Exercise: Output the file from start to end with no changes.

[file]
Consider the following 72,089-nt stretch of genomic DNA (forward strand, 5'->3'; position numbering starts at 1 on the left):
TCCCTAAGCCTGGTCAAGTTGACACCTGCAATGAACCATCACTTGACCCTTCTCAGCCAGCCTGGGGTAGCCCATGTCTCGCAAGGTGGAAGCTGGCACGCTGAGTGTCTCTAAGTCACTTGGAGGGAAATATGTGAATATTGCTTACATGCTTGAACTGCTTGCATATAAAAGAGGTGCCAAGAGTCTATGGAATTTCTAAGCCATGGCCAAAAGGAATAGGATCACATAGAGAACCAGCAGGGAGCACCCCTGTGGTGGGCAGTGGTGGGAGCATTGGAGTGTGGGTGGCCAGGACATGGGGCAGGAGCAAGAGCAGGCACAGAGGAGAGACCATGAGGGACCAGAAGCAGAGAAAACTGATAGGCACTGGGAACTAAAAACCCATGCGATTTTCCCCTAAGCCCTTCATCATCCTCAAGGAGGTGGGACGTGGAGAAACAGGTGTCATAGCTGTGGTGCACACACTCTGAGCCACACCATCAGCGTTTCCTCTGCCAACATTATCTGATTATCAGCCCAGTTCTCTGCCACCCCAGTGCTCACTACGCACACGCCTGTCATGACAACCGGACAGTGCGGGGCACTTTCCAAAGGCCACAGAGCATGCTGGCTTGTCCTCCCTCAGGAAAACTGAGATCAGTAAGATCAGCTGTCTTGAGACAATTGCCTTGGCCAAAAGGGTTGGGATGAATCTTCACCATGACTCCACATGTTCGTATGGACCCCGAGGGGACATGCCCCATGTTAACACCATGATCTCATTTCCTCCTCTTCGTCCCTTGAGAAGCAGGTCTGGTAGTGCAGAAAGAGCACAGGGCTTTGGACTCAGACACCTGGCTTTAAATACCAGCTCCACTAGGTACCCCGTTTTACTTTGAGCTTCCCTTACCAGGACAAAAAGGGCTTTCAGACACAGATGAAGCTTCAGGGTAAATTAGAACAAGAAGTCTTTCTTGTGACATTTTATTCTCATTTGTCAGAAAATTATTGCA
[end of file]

Consider the following 72,089-nt stretch of genomic DNA (forward strand, 5'->3'; position numbering starts at 1 on the left):
TCCCTAAGCCTGGTCAAGTTGACACCTGCAATGAACCATCACTTGACCCTTCTCAGCCAGCCTGGGGTAGCCCATGTCTCGCAAGGTGGAAGCTGGCACGCTGAGTGTCTCTAAGTCACTTGGAGGGAAATATGTGAATATTGCTTACATGCTTGAACTGCTTGCATATAAAAGAGGTGCCAAGAGTCTATGGAATTTCTAAGCCATGGCCAAAAGGAATAGGATCACATAGAGAACCAGCAGGGAGCACCCCTGTGGTGGGCAGTGGTGGGAGCATTGGAGTGTGGGTGGCCAGGACATGGGGCAGGAGCAAGAGCAGGCACAGAGGAGAGACCATGAGGGACCAGAAGCAGAGAAAACTGATAGGCACTGGGAACTAAAAACCCATGCGATTTTCCCCTAAGCCCTTCATCATCCTCAAGGAGGTGGGACGTGGAGAAACAGGTGTCATAGCTGTGGTGCACACACTCTGAGCCACACCATCAGCGTTTCCTCTGCCAACATTATCTGATTATCAGCCCAGTTCTCTGCCACCCCAGTGCTCACTACGCACACGCCTGTCATGACAACCGGACAGTGCGGGGCACTTTCCAAAGGCCACAGAGCATGCTGGCTTGTCCTCCCTCAGGAAAACTGAGATCAGTAAGATCAGCTGTCTTGAGACAATTGCCTTGGCCAAAAGGGTTGGGATGAATCTTCACCATGACTCCACATGTTCGTATGGACCCCGAGGGGACATGCCCCATGTTAACACCATGATCTCATTTCCTCCTCTTCGTCCCTTGAGAAGCAGGTCTGGTAGTGCAGAAAGAGCACAGGGCTTTGGACTCAGACACCTGGCTTTAAATACCAGCTCCACTAGGTACCCCGTTTTACTTTGAGCTTCCCTTACCAGGACAAAAAGGGCTTTCAGACACAGATGAAGCTTCAGGGTAAATTAGAACAAGAAGTCTTTCTTGTGACATTTTATTCTCATTTGTCAGAAAATTATTGCA